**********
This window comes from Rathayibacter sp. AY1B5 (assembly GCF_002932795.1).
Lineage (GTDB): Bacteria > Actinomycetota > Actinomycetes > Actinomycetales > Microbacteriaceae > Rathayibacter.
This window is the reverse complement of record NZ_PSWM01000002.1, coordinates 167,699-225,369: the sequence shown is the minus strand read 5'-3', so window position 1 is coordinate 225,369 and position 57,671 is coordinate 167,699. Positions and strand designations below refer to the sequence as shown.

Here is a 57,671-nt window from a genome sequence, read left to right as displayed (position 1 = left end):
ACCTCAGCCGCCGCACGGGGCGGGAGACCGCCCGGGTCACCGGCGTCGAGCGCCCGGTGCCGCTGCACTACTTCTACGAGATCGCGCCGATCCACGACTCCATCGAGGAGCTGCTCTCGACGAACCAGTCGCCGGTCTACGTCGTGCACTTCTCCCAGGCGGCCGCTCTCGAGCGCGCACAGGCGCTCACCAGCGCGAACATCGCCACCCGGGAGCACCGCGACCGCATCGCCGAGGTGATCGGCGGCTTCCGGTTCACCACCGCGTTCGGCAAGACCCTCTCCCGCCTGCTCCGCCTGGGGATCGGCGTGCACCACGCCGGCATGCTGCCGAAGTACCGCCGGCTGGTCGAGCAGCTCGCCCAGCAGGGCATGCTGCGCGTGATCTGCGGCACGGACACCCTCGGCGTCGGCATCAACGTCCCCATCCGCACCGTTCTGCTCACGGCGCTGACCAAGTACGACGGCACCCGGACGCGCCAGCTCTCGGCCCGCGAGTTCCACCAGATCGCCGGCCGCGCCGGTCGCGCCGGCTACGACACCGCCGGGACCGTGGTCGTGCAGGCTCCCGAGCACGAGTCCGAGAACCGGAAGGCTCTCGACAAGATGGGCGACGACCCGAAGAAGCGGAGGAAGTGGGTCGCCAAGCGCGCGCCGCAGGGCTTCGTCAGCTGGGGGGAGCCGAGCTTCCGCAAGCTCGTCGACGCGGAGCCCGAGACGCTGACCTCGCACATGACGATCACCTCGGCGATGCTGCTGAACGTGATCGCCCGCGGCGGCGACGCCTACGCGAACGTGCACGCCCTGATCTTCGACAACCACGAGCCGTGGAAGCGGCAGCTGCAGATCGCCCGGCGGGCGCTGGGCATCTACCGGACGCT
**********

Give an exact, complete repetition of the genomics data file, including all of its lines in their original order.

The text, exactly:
This window comes from Rathayibacter sp. AY1B5 (assembly GCF_002932795.1).
Lineage (GTDB): Bacteria > Actinomycetota > Actinomycetes > Actinomycetales > Microbacteriaceae > Rathayibacter.
This window is the reverse complement of record NZ_PSWM01000002.1, coordinates 167,699-225,369: the sequence shown is the minus strand read 5'-3', so window position 1 is coordinate 225,369 and position 57,671 is coordinate 167,699. Positions and strand designations below refer to the sequence as shown.

Here is a 57,671-nt window from a genome sequence, read left to right as displayed (position 1 = left end):
ACCTCAGCCGCCGCACGGGGCGGGAGACCGCCCGGGTCACCGGCGTCGAGCGCCCGGTGCCGCTGCACTACTTCTACGAGATCGCGCCGATCCACGACTCCATCGAGGAGCTGCTCTCGACGAACCAGTCGCCGGTCTACGTCGTGCACTTCTCCCAGGCGGCCGCTCTCGAGCGCGCACAGGCGCTCACCAGCGCGAACATCGCCACCCGGGAGCACCGCGACCGCATCGCCGAGGTGATCGGCGGCTTCCGGTTCACCACCGCGTTCGGCAAGACCCTCTCCCGCCTGCTCCGCCTGGGGATCGGCGTGCACCACGCCGGCATGCTGCCGAAGTACCGCCGGCTGGTCGAGCAGCTCGCCCAGCAGGGCATGCTGCGCGTGATCTGCGGCACGGACACCCTCGGCGTCGGCATCAACGTCCCCATCCGCACCGTTCTGCTCACGGCGCTGACCAAGTACGACGGCACCCGGACGCGCCAGCTCTCGGCCCGCGAGTTCCACCAGATCGCCGGCCGCGCCGGTCGCGCCGGCTACGACACCGCCGGGACCGTGGTCGTGCAGGCTCCCGAGCACGAGTCCGAGAACCGGAAGGCTCTCGACAAGATGGGCGACGACCCGAAGAAGCGGAGGAAGTGGGTCGCCAAGCGCGCGCCGCAGGGCTTCGTCAGCTGGGGGGAGCCGAGCTTCCGCAAGCTCGTCGACGCGGAGCCCGAGACGCTGACCTCGCACATGACGATCACCTCGGCGATGCTGCTGAACGTGATCGCCCGCGGCGGCGACGCCTACGCGAACGTGCACGCCCTGATCTTCGACAACCACGAGCCGTGGAAGCGGCAGCTGCAGATCGCCCGGCGGGCGCTGGGCATCTACCGGACGCT